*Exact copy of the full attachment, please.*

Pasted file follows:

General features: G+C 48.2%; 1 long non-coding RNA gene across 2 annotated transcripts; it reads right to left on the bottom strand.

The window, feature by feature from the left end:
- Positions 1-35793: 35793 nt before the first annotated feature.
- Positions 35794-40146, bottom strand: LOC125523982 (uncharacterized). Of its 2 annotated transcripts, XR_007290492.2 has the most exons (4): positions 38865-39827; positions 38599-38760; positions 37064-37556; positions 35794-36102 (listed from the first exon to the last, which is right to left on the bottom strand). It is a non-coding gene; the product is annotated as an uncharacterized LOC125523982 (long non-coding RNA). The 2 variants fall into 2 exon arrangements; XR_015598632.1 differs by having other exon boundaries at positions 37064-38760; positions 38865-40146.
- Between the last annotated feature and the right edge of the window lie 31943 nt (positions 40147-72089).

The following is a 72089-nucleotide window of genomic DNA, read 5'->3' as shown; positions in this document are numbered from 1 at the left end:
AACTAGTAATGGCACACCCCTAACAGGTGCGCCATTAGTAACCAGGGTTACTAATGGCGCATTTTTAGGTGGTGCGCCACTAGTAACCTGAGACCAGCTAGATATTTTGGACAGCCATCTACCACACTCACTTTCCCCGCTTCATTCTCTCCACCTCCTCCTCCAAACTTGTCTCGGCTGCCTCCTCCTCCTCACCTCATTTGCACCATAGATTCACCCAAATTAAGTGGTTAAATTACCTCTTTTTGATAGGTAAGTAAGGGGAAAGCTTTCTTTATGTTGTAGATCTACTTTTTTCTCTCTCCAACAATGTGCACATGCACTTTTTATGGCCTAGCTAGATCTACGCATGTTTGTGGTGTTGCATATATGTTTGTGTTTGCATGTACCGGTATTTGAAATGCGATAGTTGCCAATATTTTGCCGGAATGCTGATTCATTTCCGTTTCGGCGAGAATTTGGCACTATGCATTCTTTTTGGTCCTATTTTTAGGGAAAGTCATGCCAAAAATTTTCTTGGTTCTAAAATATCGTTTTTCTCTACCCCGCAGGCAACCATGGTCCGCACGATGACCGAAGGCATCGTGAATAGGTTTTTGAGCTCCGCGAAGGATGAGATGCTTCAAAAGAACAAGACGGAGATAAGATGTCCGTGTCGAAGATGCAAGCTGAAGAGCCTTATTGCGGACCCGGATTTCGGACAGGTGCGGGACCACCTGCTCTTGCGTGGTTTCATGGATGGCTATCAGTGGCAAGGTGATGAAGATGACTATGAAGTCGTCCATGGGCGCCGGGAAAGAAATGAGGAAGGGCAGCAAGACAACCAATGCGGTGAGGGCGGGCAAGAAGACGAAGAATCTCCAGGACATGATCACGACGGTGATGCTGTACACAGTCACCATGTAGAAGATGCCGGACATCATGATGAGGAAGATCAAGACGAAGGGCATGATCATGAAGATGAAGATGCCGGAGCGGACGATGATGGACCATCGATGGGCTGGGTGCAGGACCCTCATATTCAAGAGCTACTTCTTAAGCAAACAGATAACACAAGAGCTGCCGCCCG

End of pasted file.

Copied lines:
General features: G+C 48.2%; 1 long non-coding RNA gene across 2 annotated transcripts; it reads right to left on the bottom strand.

The window, feature by feature from the left end:
- Positions 1-35793: 35793 nt before the first annotated feature.
- Positions 35794-40146, bottom strand: LOC125523982 (uncharacterized). Of its 2 annotated transcripts, XR_007290492.2 has the most exons (4): positions 38865-39827; positions 38599-38760; positions 37064-37556; positions 35794-36102 (listed from the first exon to the last, which is right to left on the bottom strand). It is a non-coding gene; the product is annotated as an uncharacterized LOC125523982 (long non-coding RNA). The 2 variants fall into 2 exon arrangements; XR_015598632.1 differs by having other exon boundaries at positions 37064-38760; positions 38865-40146.
- Between the last annotated feature and the right edge of the window lie 31943 nt (positions 40147-72089).

The following is a 72089-nucleotide window of genomic DNA, read 5'->3' as shown; positions in this document are numbered from 1 at the left end:
AACTAGTAATGGCACACCCCTAACAGGTGCGCCATTAGTAACCAGGGTTACTAATGGCGCATTTTTAGGTGGTGCGCCACTAGTAACCTGAGACCAGCTAGATATTTTGGACAGCCATCTACCACACTCACTTTCCCCGCTTCATTCTCTCCACCTCCTCCTCCAAACTTGTCTCGGCTGCCTCCTCCTCCTCACCTCATTTGCACCATAGATTCACCCAAATTAAGTGGTTAAATTACCTCTTTTTGATAGGTAAGTAAGGGGAAAGCTTTCTTTATGTTGTAGATCTACTTTTTTCTCTCTCCAACAATGTGCACATGCACTTTTTATGGCCTAGCTAGATCTACGCATGTTTGTGGTGTTGCATATATGTTTGTGTTTGCATGTACCGGTATTTGAAATGCGATAGTTGCCAATATTTTGCCGGAATGCTGATTCATTTCCGTTTCGGCGAGAATTTGGCACTATGCATTCTTTTTGGTCCTATTTTTAGGGAAAGTCATGCCAAAAATTTTCTTGGTTCTAAAATATCGTTTTTCTCTACCCCGCAGGCAACCATGGTCCGCACGATGACCGAAGGCATCGTGAATAGGTTTTTGAGCTCCGCGAAGGATGAGATGCTTCAAAAGAACAAGACGGAGATAAGATGTCCGTGTCGAAGATGCAAGCTGAAGAGCCTTATTGCGGACCCGGATTTCGGACAGGTGCGGGACCACCTGCTCTTGCGTGGTTTCATGGATGGCTATCAGTGGCAAGGTGATGAAGATGACTATGAAGTCGTCCATGGGCGCCGGGAAAGAAATGAGGAAGGGCAGCAAGACAACCAATGCGGTGAGGGCGGGCAAGAAGACGAAGAATCTCCAGGACATGATCACGACGGTGATGCTGTACACAGTCACCATGTAGAAGATGCCGGACATCATGATGAGGAAGATCAAGACGAAGGGCATGATCATGAAGATGAAGATGCCGGAGCGGACGATGATGGACCATCGATGGGCTGGGTGCAGGACCCTCATATTCAAGAGCTACTTCTTAAGCAAACAGATAACACAAGAGCTGCCGCCCG